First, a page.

How to Know When You Need a Tax Attorney

Tax AttorneysTax day has now passed, and hopefully all of your taxes have been properly filed.  While the majority of tax payers rely on the help of  a CPA, there are situations in which working with a lawyer would be highly beneficial.  Below are circumstances in which speaking with your lawyer would be have benefit:

  • Are you currently working on planning an estate, have a taxable estate, or need to file an estate tax return?
  • Have you fallen behind on your filings and need to catch up?
  • Are you currently under investigation by the IRS, have committed tax fraud, or are planning on bringing suit against the IRS? Then you should consult with a lawyer first. A lawyer will be able to represent you and present your case to the IRS with the knowledge needed to assure you a successful case.  Unlike lawyers, accountants may be forced to testify on matters that you have discussed with them in private.
  • Are you a business that has multiple employees who work on payroll or employee taxes?
  • Does the IRS have a criminal investigation pending against you?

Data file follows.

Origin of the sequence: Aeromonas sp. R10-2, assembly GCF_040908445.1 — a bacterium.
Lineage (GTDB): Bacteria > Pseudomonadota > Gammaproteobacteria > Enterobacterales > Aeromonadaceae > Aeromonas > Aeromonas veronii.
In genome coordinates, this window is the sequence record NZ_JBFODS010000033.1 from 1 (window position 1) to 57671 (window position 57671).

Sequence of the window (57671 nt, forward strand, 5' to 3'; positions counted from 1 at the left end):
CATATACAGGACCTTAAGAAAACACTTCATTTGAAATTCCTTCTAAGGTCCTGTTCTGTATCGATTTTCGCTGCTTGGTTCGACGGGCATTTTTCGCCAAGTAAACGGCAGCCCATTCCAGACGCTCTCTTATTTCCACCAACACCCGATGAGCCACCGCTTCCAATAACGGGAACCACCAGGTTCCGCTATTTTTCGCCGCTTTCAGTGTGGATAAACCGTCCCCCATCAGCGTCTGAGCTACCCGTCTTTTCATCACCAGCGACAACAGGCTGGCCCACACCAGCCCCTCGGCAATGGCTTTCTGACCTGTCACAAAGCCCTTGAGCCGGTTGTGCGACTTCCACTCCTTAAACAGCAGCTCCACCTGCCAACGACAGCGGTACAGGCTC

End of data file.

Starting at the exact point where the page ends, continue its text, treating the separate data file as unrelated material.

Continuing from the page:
• Are you starting up a new business and need to figure out your tax structure?
  • Are you dealing with a tax issue that you don’t understand?
  • Are you involved in business overseas

Tax attorneys are experts when it comes to disputes with the Internal Revenue Service. More often than not disputes are a result of an audit of past tax returns. If the IRS notifies you of an audit, you should seriously consider hiring a tax lawyer.

You may also want to consider hiring a tax attorney prior to making any transactions that may have major tax implications. This goes for your business, as well as personally. The tax implications of major transactions are often complex, and it is best to consult with an attorney who is experienced and can help you make the things go as smoothly as possible.

Whether it is personal or business related, a tax attorney may be able to assist you in getting IRS penalties waived or in setting up payment plans. Remember to keep your tax records for a minimum of four to seven years and have them well organized in case they are needed for reference in the future.  It’s always a good idea to consult with a trusted advisor before discarding tax records.

If you think you may a tax attorney, contact the attorneys at O’Keeffe O’Brien Lyson Foss.




Photo Courtesy of Alan Cleaver/Flickr

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